* HKEx plans futures settled in renminbi
* Traders say could rival Shanghai exchange's
April 22 (Reuters) - Hong Kong Exchanges and Clearing Ltd <0388.HK> plans to launch copper, aluminium, zinc and coal futures contracts this year, it said on Tuesday, the exchange's first foray into the fiercely competitive, burgeoning Chinese commodities derivatives market.
The company said it will introduce mini futures for the three base metals based on settlement prices of the futures on the London Metal Exchange (LME) owned by HKEx and settled in cash with Chinese renminbi. They will trade in 5-tonne lots, rather than the 25 tonnes on LME futures.
The thermal coal contract will be U.S.-dollar denominated.
The move will aim to capture the growing appetite among investors in China for commodities trading and will offer currency convenience for its Asia clients. China is the world's largest industrial metals consumers and one of the largest producers, consumers and importers of thermal coal.
"The rationale behind our Asia commodities platform is to meet the needs of the industry here in Asia. This is just the beginning of our Asia commodities plan," HKEx Chief Executive Charles Li said.
If successful, the new products could also rival the Shanghai Futures Exchange, which sets the reference price for physical and futures metals trading in China. The copper, aluminium and zinc contracts are also 5-tonne lots and settled in renminbi.
While ShFE's metals turnover is still lower than the LME, the world's no. 1 metals market, trading the arbitrage between LME and ShFE copper contracts is one of the most active plays in the market.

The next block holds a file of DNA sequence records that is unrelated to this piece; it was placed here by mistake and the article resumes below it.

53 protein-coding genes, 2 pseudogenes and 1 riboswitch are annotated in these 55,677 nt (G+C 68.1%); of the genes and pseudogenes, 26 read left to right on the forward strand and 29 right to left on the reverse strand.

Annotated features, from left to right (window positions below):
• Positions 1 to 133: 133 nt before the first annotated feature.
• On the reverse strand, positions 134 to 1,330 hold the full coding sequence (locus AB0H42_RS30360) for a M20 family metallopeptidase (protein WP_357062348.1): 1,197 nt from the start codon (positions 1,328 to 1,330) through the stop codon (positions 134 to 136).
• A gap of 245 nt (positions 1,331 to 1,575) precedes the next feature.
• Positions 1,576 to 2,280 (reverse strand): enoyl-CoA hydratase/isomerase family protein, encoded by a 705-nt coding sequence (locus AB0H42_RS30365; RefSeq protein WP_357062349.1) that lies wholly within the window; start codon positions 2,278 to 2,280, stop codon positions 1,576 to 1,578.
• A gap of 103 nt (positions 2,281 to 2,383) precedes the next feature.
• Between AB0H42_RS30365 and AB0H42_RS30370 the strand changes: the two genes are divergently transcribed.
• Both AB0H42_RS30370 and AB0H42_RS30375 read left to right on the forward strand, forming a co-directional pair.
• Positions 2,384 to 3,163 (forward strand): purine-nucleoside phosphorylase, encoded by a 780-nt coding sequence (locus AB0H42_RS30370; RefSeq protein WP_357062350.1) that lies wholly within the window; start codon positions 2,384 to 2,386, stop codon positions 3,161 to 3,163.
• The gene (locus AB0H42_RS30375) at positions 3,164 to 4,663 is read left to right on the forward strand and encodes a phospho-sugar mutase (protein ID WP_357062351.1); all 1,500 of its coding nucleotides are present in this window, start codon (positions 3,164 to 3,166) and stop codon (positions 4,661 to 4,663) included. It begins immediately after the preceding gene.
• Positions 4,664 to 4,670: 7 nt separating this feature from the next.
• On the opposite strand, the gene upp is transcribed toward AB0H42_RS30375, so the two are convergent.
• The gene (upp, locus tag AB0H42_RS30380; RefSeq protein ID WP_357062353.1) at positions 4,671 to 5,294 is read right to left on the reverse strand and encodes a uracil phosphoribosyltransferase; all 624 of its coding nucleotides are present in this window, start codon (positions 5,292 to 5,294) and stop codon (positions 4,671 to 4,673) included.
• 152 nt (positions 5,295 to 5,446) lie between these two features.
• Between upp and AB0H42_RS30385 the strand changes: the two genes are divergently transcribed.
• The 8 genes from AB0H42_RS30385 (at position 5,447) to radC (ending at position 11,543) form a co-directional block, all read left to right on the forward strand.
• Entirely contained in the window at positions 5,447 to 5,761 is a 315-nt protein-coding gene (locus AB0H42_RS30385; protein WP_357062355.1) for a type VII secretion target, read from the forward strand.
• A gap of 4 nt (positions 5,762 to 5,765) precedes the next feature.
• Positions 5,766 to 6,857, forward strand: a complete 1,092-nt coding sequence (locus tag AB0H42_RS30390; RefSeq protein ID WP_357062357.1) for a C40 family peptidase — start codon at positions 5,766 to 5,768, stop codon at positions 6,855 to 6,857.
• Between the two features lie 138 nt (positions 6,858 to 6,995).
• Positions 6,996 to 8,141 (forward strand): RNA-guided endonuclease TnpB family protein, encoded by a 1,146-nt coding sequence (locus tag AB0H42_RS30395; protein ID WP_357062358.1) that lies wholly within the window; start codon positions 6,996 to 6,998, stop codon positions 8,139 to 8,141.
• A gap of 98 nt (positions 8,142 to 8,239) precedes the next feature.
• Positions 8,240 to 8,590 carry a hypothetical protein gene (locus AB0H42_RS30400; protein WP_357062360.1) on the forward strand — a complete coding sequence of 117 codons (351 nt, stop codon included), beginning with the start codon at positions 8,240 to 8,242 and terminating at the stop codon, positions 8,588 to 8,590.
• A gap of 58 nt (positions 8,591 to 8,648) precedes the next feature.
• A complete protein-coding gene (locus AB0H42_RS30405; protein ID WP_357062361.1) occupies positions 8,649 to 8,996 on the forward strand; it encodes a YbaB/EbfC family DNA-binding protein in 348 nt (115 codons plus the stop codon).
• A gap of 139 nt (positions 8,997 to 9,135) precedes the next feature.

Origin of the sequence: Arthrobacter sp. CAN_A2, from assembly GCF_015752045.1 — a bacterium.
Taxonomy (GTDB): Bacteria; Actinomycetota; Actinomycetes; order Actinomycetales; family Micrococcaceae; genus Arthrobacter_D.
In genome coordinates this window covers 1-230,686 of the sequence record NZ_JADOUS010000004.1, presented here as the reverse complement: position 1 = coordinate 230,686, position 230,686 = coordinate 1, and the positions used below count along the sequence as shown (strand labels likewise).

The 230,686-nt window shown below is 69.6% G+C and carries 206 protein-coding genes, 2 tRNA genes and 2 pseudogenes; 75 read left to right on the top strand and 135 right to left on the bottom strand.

"The contract could have significant implications for the LME/ShFE arbitrage," said Standard Bank base metals analyst Leon Westgate.
Li said he does not expect the contracts in Hong Kong to erode the ShFE's existing share of the market.
"I do not necessarily see it as competing (with the Shanghai contracts) because you have big users and have huge need to hedge," Li said in a news briefing.
The exchange hopes that the contracts would be a starting point for building mutual access to futures contracts in both Hong Kong and mainland China, Li said.
In the longer term, HKEx aims to licence some futures contracts from China's futures exchanges, such as iron ore contracts, to trade in Hong Kong, Li said.
The contracts will all be monthly cash-settled futures without physical delivery of the commodities. The LME also has LME mini copper, aluminium and zinc contracts in 5-tonne lots priced on the dollar.
The API 8 thermal coal futures in 200-tonne lots will be settled against the monthly average of all API 8 prices published in the Argus/McCloskey's coal rice index report in the expiring contract month. The contract will cover the spot month and the next 23 calendar months.
The index tracks the price for coal delivered to south China and is used for international physical and derivatives coal business.
To see the full HKEx statement, go to: